Junior Super Series Championship
14 and under Division
Fifteen year old Rodney from Vancouver, Washington managed to qualify for the bracket just before crossing the age limit. A regular at "Eternal Elysium," Rodney playtested a Necro deck for this tournament. He got the original idea from Brian Hacker's version, then modified it adding Nausea and Persecute maindeck.
"I have had some good luck today," Rodney refers to his 4-0-2 performance on Sunday. "I drew Necropotence when I really needed it a few times." Burt qualified for this event by winning a JSS Challenge in Los Angeles.
Fourteen year old Aaron Hiemstra has traveled from California to compete in this event. He navigated a "Deadguy Red" Sligh deck to a 2nd place finish in the swiss rounds. The only significant change he introduced to the deck was adding a pair of Lightning Dragons. Hiemstra is happy with the change: "I managed to hit an opponent for fifteen points of damage in one turn today," he explained excitedly.
Hiemstra is a member of team More Games, sponsored by the store of the same name.
Thirteen year old Eric Dyke of New Hampshire's Concord Cards & Memorabilia fought his way through the Open qualifier yesterday, finishing in 23rd place - just enough to make it to the second day. He elected to play a "5 Minute Sligh" deck, named so because the deck wins or loses in that amount of time. About the only deviasion from all the other Sligh decks is the single Rathi Dragon Dyke threw in.
Nick Hartman, fourteen, is one of the two Florida residents in this top 8. A regular at "Sanctuary" game store in Jacksonville, Hartman settled on playing a mono-red land destruction deck at this tournament after qualifying in the JSS East Division.
Hartman saw a deck list for a similar deck on the Internet and modified it to fit his play style.
The only local player in this top 8, Landers is here to represent his city of Orlando and his local gaming store - Giant Comic Book Warehouse. Landers qualified for this tournament on the strength of his DCI rating and, after some playtesting, decided to play a black weenie deck with Hatred, Cursed Scrolls and Culling the Meek designed by himself and Terry Robertson.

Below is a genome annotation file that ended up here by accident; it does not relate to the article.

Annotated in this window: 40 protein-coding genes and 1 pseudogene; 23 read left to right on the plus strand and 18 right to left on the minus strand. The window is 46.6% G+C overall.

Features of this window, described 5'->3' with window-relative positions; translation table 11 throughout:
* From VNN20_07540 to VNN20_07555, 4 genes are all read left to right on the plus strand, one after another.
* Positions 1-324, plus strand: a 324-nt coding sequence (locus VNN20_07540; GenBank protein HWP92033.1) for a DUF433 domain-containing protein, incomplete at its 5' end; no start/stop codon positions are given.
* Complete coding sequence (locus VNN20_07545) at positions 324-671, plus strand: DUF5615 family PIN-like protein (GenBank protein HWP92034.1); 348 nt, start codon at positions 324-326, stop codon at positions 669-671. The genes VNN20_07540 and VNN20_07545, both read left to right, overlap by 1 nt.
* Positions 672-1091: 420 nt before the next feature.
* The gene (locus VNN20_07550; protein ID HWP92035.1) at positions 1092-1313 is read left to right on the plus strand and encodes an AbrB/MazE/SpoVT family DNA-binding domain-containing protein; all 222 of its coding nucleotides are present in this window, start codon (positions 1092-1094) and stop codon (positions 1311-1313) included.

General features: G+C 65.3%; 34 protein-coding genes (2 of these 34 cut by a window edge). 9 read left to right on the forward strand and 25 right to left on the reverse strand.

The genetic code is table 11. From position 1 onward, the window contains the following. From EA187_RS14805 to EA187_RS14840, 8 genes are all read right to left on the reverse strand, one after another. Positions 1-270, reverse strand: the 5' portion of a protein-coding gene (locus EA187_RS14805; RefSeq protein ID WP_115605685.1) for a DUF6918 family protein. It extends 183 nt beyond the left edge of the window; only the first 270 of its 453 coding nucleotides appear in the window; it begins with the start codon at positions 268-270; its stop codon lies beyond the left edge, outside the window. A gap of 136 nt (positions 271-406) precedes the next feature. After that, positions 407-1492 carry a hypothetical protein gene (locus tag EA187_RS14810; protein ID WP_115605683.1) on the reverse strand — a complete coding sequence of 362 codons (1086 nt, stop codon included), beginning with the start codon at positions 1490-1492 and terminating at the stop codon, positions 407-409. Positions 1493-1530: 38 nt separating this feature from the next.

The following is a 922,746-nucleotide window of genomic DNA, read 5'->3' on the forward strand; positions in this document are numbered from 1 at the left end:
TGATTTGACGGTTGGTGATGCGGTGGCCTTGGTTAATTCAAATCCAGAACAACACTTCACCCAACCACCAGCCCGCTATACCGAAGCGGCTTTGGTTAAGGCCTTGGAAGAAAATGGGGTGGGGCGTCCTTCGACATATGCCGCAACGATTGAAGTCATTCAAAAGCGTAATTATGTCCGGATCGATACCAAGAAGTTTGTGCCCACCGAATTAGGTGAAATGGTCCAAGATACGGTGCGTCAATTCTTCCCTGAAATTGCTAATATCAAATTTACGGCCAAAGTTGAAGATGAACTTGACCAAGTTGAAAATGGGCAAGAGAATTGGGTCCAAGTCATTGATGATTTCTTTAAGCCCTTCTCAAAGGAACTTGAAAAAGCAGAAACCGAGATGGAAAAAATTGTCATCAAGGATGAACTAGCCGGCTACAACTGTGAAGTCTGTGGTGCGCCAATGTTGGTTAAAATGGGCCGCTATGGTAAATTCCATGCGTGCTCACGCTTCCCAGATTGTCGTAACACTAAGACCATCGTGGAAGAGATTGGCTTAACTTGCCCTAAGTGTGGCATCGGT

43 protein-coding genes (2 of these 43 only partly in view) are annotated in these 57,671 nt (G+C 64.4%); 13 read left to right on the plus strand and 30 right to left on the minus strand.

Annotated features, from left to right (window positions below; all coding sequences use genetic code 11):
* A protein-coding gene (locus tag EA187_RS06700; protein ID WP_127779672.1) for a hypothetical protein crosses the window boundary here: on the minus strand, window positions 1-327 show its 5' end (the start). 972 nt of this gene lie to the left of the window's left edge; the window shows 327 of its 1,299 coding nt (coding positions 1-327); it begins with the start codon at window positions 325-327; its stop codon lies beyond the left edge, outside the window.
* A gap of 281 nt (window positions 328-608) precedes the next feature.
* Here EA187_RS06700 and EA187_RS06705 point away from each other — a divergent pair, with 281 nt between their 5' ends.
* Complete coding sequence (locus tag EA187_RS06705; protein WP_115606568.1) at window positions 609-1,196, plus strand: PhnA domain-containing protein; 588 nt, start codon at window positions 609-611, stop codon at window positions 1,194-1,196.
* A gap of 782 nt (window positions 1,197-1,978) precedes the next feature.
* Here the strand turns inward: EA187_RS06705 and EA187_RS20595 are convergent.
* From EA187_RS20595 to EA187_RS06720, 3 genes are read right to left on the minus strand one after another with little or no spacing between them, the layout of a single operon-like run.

Landers' favorite story of this tournament is being stuck at one life vs Sligh.. he drew an Urza's Bauble off the Bauble he had in play and drew a Drain Life off that Bauble, casting it for 10 and coming back to win that game.
Even better is the war story from his top 8 match, where Landers was able to Persecute four Ball Lightnings, a Viashino Cutthroat and a Goblin Lackey out of his opponent's hand.
This thirteen year old Mississippi player was able to qualify for Junior Super Series in the Open tournament held the day before.
He played a version of a Necro deck designed by Charles Kornblith - a version featuring no Corrupts at all. Winnard's best war story is actually about losing the game instead of winning it.
While playing against a combo deck he managed to play first turn double ritual, Necropotence, double Duress. He followed it up with a Rain of Tears on the second turn and still managed to lose turn three! His opponent was able to generate just enough mana with his artifacts to Fireball Winnard for 10 points of damage, after 10 life points were paid to feed Necropotence.
A fifteen year old member of Kansas City based Team Cache qualifed for the Junior Super Series via his DCI ranking and prepared for the tournament with the help of his teammates. Together they came up with the combo deck he played in the tournament.
Fifteen year old player from Nebrasca also chose Necropotence as the deck that would carry him into the top 8. He got the original idea on the Internet and tested with his friends on team Hobby Town and team LK of LK's Cards and Comics.
His only real variation of the deck was adding a Terror instead of one Diabolic Edicts. Behler says that Terror saved him in a few games where Edict would be ineffective.
Jeff Sluzinski played in the first Junior Super Series Challenge at Origins in 1997, without even knowing what the Super Series was. It took two years, but he finally got to the Top 8 of the Super Series.
Despite his young age of fifteen, Sluzinski has remained one of the top Magic players in Detroit area for about four years now, and he keeps getting better. He elected to play a Necro deck this weekend with some unusual card numbers - for example he only used three Wills and three Disks.
Having qualified on DCI rating, Sluzinski finished top 64 in the first place with a 5-0-1 record. He was very modest when commenting about this performance: "All my matches were very close, almost coin flips," Sluzinski shrugs off the accomplishment.